Great-Tasting Veggie Burgers are Here, But Are They Any Healthier?

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Impossible Foods' patties even look like the real thing. Impossible Foods

It’s a new era for veggie burgers. Meticulously engineered patties from the likes of Impossible Foods and Beyond Meat have emerged from research labs that made plants fleshy, smoky, and even “bleed” a bit. The veggie burger’s evolution out of the frozen food section is clearly a boon for vegetarians and the environment (a fact the companies like to repeatedly tout), but when it comes to health — well, that’s still a matter of debate. 

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Saying a food is “plant-based” does not mean it’s made with whole vegetables, and therefore healthy. These meat-free burgers, like many vegan food products, are full of derivative ingredients such as protein isolated from plants. Furthemore, like white bread, these non-meat burgers lose nutrients with processing, according to dietician Sharon Palmer. “The issue is that highly processed foods are often left with highly absorbable carbohydrates, and little of the important nutrients, such as fiber, vitamins, minerals, and phytochemicals,” she says.

Besides protein, saturated fats are another key component of burgers, which the non-meat formulations get from coconut oil. “Coconut oil is ideal for replicating the fat in ground beef. We know, we’ve tried them all,” says a representative from Impossible Foods. “It melts like beef fat and gives our burger its juiciness.” The Impossible Burger then ends up with comparable saturated fat to a beef burger. 

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Both the Impossible Burger and the Beyond Burger have more than five times as much sodium as an unseasoned beef patty for two main reasons: preservation and flavor. While moderate salt intake is healthy, too much sodium can lead to high blood pressure, which increases the risks of heart disease and stroke.

The plant-based burgers score better than beef on a couple of nutrition measures. Both the Beyond Burger and the Impossible Burger have zero cholesterol, as opposed to the 100 milligrams of cholesterol in an 85-percent lean-beef burger. Cholesterol itself is only found in animal products and, just like saturated fat, eating a lot of it can raise LDL levels that are linked to heart disease. The Beyond Burger also has more of the essential mineral iron than a beef burger does.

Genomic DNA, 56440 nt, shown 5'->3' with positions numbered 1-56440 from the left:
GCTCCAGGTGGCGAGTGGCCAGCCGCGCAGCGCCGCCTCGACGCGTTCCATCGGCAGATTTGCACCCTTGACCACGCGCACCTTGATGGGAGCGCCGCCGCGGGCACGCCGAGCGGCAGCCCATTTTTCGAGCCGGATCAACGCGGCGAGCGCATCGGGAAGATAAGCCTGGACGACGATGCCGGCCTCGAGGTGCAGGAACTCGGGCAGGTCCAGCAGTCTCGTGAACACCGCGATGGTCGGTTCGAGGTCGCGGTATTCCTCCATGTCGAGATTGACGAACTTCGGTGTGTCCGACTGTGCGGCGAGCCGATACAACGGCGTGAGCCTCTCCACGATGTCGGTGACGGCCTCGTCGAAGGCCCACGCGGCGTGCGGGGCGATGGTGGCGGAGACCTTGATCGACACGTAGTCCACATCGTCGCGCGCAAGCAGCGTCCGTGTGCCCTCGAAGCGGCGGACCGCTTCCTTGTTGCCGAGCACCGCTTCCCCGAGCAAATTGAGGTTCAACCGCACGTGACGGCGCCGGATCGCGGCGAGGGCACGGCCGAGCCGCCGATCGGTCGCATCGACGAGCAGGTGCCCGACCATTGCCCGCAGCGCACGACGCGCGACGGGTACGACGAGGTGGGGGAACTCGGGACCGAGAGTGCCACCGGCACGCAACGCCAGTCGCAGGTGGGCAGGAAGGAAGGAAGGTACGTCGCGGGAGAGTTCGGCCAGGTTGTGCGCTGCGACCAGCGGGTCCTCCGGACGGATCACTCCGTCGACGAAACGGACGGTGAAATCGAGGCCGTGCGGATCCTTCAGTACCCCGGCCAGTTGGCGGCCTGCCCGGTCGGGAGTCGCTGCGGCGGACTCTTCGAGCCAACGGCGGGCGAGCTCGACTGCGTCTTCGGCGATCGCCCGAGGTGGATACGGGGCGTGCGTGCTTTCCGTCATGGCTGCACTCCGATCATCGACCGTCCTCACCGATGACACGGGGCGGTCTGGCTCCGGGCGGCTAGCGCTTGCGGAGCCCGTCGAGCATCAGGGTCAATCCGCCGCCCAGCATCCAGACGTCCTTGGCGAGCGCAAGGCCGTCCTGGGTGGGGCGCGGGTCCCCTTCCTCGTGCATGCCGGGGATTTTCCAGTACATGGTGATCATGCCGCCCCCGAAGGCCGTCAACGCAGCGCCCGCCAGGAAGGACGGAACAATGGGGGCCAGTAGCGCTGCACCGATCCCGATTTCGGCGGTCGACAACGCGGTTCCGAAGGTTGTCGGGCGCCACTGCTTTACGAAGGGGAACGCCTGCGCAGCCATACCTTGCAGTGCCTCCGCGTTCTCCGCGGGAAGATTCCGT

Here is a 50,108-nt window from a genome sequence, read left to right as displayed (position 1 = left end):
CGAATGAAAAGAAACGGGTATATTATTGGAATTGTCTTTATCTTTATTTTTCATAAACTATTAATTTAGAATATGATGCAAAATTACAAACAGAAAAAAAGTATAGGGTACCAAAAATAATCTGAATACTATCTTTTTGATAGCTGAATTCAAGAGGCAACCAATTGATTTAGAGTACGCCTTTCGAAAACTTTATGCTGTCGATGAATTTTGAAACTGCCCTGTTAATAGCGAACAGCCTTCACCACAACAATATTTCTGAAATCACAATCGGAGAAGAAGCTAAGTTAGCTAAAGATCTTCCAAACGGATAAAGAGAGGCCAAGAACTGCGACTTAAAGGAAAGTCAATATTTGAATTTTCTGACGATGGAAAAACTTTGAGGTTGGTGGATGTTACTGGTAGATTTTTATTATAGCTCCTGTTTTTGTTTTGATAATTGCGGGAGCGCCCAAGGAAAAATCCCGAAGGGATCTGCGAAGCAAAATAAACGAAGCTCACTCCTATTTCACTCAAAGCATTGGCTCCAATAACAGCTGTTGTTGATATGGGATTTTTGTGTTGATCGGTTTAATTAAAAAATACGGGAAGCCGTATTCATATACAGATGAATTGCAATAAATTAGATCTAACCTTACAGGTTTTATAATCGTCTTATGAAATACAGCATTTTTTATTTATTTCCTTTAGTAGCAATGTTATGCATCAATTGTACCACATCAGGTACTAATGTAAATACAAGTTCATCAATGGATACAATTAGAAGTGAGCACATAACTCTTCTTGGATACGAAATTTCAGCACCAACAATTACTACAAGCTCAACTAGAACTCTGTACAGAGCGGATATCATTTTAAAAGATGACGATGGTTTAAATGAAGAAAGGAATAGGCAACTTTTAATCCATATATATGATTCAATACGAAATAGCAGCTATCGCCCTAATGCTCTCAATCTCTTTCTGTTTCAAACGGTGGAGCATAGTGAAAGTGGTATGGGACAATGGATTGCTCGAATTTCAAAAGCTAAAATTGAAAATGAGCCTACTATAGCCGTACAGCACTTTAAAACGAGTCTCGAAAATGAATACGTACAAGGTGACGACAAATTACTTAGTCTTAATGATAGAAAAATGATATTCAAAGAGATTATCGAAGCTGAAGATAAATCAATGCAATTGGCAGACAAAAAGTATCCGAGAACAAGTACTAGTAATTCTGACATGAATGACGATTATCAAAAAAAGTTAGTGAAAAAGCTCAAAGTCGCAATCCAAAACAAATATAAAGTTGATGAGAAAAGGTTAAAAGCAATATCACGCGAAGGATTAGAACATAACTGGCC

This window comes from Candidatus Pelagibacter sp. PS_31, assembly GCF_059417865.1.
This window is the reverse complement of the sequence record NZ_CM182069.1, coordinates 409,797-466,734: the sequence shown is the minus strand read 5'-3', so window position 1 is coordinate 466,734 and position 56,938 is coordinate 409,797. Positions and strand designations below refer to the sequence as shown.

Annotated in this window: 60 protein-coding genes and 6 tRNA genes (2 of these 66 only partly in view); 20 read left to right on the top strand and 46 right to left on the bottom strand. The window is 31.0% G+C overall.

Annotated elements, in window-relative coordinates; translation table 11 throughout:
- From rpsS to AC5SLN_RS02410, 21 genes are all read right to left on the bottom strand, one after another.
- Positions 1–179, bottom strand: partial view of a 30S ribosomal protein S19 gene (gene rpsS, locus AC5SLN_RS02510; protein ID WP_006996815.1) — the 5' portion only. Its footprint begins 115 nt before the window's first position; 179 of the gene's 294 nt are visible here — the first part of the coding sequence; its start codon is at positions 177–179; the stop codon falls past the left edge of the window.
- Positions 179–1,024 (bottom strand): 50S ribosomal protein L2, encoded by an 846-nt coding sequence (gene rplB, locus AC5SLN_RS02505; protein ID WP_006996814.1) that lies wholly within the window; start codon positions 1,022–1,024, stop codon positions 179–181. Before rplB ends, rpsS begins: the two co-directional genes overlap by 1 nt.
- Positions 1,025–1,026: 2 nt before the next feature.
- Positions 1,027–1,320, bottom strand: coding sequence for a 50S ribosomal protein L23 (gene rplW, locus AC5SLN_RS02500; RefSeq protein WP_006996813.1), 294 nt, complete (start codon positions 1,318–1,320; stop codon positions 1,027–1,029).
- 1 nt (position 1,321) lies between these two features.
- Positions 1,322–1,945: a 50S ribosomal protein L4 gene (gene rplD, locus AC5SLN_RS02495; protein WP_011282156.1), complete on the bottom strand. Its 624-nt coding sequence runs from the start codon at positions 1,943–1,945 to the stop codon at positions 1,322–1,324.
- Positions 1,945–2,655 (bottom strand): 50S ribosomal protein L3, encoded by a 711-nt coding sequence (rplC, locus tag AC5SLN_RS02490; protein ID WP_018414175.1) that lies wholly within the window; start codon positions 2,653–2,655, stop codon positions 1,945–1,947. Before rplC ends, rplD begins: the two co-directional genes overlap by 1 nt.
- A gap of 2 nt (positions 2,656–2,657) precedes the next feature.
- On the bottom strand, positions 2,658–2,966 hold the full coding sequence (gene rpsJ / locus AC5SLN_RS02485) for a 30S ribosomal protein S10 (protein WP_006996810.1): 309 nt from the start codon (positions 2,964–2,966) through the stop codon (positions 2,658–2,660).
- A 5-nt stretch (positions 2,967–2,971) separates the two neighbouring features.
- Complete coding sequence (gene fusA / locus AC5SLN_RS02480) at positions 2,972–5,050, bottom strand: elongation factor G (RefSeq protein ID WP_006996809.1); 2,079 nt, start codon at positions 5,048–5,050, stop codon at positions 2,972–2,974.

But the biggest health advantage the non-meat burgers have over beef burgers is skipping out on the particular risks associated with consuming red meat. Eating a lot of well-done or barbecued meats has been linked to increased risk for colorectal and other cancers. Considering the health of the world, it’s also worth noting that industrially farmed cows are often fed antibiotics, a practice that contributes to the rise of antibiotic-resistant bacteria.

The bottom line? Both somewhat unhealthy, meat and non-meat burgers should not be a regular food item for anyone. As occasional treats, though, it’s nice to know that there’s finally one burger both you and your vegetarian friends can enjoy.

Your Burgers By the Numbers

The Beyond Burger (4-oz. patty)

Calories: 290 

Total fat (g): 22 

Saturated fat (g): 5 

Cholesterol (mg): 0 

Sodium (mg): 450 

Protein (g): 20 

Iron (Daily Value %): 25% 

The Impossible Burger (3-oz. patty)

Calories: 220

Total fat (g): 13

Saturated fat (g): 11 

Cholesterol (mg):  0

Sodium (mg): 470

Protein (g): 21 

Iron (Daily Value %): 10% 

85-percent lean beef (4-oz. patty, based on USDA National Nutrient Database)

Calories: 283

Total fat (g): 17.5

Saturated fat (g): 6.7

Cholesterol (mg): 100

Sodium (mg): 82

Protein (g): 29.4

Iron (Daily Value %): 16%

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